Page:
Apostrophe Study Guide
If the English language made any sense, a catastrophe would be an apostrophe with fur.
DOUG LARSON (1902–1981)
ENGLISH GOLD MEDALIST AT PARIS OLYMPICS, 1924
The apostrophe is also part of the small but powerful group of punctuation marks. In this lesson, you will see how they make your words contract and show possession.
We use the apostrophe to create contractions, like don't and couldn't, and to make nouns possessive, like Harry's goldfish and the rabbit's cage.
The word contract (pronounced with the stress on the second syllable—con-TRACT) means to press together or shorten. When you squeeze two words together to make another word, that's called a contraction. For instance, the words can and not can be written as the contraction can't. Many contractions are used in speech and in informal writing (formal writing etiquette discourages the use of slang and contractions).
A possessive noun implies ownership of something by that person, place, or thing (the noun). To make a singular noun—like boy, dog, or school—possessive, add -'s.
the boy's yo-yo the school's bleachers the kite's tail
Be careful not to confuse the plural form of a noun for its possessive form.
Plural Form: His parents drove us to school. Singular Possessive: We went to school in his parent's car.
The first sentence indicates that two parents drove to school. The second sentence indicates that the car of only one parent was driven to school.
To form the possessive of a plural noun (for example, parents) simply add an apostrophe after the final s.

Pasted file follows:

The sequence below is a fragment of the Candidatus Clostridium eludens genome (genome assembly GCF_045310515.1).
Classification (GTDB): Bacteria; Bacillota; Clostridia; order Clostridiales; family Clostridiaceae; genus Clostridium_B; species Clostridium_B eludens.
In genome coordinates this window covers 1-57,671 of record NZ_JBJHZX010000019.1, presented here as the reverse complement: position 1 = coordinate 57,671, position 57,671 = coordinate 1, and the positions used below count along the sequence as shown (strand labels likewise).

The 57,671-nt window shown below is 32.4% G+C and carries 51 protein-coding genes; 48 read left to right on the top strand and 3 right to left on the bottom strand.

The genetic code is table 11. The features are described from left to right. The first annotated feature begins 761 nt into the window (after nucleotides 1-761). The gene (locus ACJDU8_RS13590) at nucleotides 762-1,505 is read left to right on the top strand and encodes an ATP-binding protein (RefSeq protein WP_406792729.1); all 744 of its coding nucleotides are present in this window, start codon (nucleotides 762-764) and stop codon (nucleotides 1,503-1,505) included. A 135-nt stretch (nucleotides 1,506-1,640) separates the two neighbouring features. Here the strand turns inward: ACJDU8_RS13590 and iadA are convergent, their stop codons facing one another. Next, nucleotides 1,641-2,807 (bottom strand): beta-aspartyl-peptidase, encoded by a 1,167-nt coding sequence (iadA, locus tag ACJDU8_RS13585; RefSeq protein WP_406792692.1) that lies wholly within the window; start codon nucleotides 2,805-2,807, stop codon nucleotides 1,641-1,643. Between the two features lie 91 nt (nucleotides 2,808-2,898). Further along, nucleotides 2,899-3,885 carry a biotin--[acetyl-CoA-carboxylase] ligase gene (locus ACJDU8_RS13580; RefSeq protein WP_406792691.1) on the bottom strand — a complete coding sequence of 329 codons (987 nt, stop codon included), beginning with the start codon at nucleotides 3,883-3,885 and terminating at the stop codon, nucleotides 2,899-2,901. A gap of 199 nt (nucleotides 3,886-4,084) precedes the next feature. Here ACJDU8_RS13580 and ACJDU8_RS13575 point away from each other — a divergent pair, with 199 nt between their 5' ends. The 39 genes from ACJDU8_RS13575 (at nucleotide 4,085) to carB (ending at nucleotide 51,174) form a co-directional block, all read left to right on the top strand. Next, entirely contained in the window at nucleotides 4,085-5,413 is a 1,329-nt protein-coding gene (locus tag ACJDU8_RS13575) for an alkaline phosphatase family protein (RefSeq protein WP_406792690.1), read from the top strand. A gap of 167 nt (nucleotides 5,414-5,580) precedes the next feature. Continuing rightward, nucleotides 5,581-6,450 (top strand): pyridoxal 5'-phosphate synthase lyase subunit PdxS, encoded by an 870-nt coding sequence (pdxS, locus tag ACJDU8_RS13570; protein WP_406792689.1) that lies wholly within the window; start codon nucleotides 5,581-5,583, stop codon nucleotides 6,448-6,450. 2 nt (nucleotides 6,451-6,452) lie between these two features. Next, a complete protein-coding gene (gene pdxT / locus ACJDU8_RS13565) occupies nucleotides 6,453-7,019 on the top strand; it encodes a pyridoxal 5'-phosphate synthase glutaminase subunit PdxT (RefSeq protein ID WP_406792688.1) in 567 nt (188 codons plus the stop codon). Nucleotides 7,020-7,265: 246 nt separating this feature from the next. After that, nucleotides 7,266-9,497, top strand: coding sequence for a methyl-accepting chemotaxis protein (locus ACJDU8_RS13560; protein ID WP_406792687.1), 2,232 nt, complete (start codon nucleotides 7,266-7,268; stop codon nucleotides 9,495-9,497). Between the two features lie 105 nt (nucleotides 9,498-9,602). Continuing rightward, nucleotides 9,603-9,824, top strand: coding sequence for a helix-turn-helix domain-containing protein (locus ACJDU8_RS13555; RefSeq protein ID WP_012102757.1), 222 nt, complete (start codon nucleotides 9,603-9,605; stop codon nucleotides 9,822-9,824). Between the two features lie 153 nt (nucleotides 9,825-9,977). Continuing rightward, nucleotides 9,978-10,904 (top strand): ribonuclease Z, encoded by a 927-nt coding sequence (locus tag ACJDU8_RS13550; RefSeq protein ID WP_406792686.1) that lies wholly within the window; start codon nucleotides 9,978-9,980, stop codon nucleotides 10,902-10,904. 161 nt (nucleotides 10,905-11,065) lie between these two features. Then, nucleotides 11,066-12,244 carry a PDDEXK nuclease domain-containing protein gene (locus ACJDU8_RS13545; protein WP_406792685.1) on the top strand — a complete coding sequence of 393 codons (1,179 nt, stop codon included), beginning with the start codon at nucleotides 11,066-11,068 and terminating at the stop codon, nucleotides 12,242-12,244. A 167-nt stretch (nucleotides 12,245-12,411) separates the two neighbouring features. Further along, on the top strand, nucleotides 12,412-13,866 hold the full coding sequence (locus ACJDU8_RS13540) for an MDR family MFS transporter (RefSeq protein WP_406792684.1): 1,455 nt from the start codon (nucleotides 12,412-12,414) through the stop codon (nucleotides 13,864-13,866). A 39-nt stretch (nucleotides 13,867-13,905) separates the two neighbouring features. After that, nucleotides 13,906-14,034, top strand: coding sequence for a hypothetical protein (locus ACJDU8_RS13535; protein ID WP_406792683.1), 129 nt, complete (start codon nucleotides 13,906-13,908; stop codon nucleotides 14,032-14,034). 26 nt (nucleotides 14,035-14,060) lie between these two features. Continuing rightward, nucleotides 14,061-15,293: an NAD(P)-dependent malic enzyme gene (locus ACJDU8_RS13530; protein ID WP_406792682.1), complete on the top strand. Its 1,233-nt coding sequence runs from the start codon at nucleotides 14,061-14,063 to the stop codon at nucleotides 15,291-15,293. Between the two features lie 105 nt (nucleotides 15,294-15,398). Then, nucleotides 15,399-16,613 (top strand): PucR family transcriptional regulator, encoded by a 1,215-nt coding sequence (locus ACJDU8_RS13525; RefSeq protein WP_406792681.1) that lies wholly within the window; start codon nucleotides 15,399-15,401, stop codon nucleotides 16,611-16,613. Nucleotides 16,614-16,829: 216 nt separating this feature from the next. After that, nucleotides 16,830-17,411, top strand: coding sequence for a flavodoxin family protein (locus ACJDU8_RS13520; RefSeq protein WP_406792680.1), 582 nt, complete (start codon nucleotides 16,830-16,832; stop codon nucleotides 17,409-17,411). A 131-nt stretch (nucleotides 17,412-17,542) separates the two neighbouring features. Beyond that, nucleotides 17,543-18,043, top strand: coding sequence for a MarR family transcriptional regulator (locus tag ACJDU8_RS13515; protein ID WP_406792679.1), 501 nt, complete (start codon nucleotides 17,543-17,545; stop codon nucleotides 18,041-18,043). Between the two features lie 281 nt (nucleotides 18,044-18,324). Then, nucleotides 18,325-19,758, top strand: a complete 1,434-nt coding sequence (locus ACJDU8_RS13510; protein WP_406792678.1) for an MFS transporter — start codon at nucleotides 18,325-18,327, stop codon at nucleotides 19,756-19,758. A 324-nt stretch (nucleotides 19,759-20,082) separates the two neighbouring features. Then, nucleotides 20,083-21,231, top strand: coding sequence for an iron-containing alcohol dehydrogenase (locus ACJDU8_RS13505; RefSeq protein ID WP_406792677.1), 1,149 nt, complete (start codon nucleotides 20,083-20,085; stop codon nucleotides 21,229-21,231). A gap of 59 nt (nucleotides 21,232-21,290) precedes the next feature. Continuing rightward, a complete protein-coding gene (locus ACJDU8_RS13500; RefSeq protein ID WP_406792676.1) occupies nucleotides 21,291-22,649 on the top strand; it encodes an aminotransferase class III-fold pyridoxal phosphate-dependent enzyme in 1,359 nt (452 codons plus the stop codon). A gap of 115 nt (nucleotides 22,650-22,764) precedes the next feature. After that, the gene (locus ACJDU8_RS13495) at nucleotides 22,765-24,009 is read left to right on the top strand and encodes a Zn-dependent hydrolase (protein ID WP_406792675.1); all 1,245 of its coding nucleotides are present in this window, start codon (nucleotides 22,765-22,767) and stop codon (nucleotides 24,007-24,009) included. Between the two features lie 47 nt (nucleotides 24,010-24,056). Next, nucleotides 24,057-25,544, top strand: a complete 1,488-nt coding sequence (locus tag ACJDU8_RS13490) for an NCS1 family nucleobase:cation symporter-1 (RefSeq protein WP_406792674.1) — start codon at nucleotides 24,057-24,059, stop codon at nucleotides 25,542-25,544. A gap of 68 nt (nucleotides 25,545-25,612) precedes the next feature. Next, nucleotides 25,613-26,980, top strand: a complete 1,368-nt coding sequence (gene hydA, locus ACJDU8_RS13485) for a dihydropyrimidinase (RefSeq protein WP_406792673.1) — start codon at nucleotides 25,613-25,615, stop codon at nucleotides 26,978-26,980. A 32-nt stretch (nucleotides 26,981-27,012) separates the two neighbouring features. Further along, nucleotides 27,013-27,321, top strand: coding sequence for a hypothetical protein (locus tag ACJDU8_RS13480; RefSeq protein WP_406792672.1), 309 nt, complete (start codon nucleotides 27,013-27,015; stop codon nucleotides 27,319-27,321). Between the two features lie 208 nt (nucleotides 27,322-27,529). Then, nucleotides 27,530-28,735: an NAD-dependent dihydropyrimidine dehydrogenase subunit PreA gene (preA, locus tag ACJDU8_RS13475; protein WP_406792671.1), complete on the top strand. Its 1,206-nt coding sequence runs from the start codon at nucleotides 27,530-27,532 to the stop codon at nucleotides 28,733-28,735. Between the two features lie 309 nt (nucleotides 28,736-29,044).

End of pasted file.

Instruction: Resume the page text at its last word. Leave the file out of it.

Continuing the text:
Plural Possessive: We went to school in his parents' car.
This sentence implies that the car belongs to both of his parents, not just one.
This rule applies to all plural nouns ending with an s. Irregular plural nouns not ending in s (children, women, mice) follow the rule for singular possessives:
children's women's mice's
There are only a very few words whose plural is formed with an apostrophe: numbers, letters, abbreviations, and expressions like umm, uh, and hmm. For example:
Ph.D., M.D. → Ph.D.'s , M.D.'s
I have two friends who are M.D.'s and three who have Ph.D.'s.
A, B, C, → A's, B's, C's,
She received two A's and three B's on her report card this marking period.
1, 2, 3, → 1's, 2's, 3's,
Please try to write your 4's and 9's more clearly; they look too much alike.
umm, uh, hmm → umm's, uh's, hmm's
Try to avoid umm's and uh's when you are giving a speech.
Only one possessive— its—does not require an apostrophe. If you mistakenly add an apostrophe to it to make it possessive, you are actually forming the contraction meaning it is, usually creating utternonsense:
The puppy wagged it's tail. → The puppy wagged it is tail.
A practice exercise for this concept can be found at Apostrophe Practice Exercise.